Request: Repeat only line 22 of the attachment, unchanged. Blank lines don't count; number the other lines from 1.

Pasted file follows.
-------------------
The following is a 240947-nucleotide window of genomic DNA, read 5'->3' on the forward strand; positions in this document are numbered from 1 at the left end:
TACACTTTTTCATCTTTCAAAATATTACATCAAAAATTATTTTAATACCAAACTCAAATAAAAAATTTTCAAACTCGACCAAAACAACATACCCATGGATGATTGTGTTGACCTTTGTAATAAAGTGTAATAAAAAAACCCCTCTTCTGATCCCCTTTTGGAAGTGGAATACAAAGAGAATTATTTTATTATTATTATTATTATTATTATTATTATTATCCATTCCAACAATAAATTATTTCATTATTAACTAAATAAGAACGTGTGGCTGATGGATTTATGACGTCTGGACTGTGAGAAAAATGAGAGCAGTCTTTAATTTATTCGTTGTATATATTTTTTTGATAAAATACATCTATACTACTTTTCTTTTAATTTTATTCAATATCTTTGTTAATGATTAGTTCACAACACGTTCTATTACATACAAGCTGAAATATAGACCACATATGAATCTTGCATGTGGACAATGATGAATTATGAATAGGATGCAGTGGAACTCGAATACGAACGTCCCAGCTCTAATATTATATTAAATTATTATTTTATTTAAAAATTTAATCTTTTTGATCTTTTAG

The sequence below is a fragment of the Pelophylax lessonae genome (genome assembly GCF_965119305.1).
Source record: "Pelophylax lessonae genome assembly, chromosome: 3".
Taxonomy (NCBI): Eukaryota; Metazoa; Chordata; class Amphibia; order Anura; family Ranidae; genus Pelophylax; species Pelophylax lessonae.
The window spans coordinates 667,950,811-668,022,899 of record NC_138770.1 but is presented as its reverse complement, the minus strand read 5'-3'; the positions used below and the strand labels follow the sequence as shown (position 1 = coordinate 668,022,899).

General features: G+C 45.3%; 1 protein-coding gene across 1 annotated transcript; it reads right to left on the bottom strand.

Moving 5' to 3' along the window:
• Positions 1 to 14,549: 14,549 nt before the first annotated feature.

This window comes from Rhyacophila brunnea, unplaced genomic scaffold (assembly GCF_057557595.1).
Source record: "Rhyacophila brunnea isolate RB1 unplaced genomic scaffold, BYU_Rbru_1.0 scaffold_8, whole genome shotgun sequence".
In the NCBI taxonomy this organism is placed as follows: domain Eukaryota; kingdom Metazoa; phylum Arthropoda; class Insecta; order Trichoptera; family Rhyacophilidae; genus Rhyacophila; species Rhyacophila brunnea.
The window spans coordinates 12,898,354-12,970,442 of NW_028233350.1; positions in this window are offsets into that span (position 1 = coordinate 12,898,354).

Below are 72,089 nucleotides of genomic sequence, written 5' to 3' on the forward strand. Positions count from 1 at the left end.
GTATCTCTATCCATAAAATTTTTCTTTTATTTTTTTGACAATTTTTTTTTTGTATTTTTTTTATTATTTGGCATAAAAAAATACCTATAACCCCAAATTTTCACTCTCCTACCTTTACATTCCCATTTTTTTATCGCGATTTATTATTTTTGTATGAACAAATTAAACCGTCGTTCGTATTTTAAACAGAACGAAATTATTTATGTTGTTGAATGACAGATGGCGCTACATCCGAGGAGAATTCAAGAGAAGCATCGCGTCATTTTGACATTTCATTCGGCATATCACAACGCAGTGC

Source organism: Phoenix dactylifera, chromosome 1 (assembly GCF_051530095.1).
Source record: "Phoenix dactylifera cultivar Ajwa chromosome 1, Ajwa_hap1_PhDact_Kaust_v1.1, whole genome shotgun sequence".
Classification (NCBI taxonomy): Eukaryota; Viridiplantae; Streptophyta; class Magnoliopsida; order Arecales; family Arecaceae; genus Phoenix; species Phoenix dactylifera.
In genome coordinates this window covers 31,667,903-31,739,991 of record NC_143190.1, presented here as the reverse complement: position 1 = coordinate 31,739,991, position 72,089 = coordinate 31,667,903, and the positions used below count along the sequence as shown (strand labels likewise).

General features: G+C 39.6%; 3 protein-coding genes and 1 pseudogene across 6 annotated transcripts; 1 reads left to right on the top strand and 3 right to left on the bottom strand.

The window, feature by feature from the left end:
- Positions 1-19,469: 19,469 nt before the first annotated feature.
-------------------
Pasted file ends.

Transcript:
- Positions 1-19,469: 19,469 nt before the first annotated feature.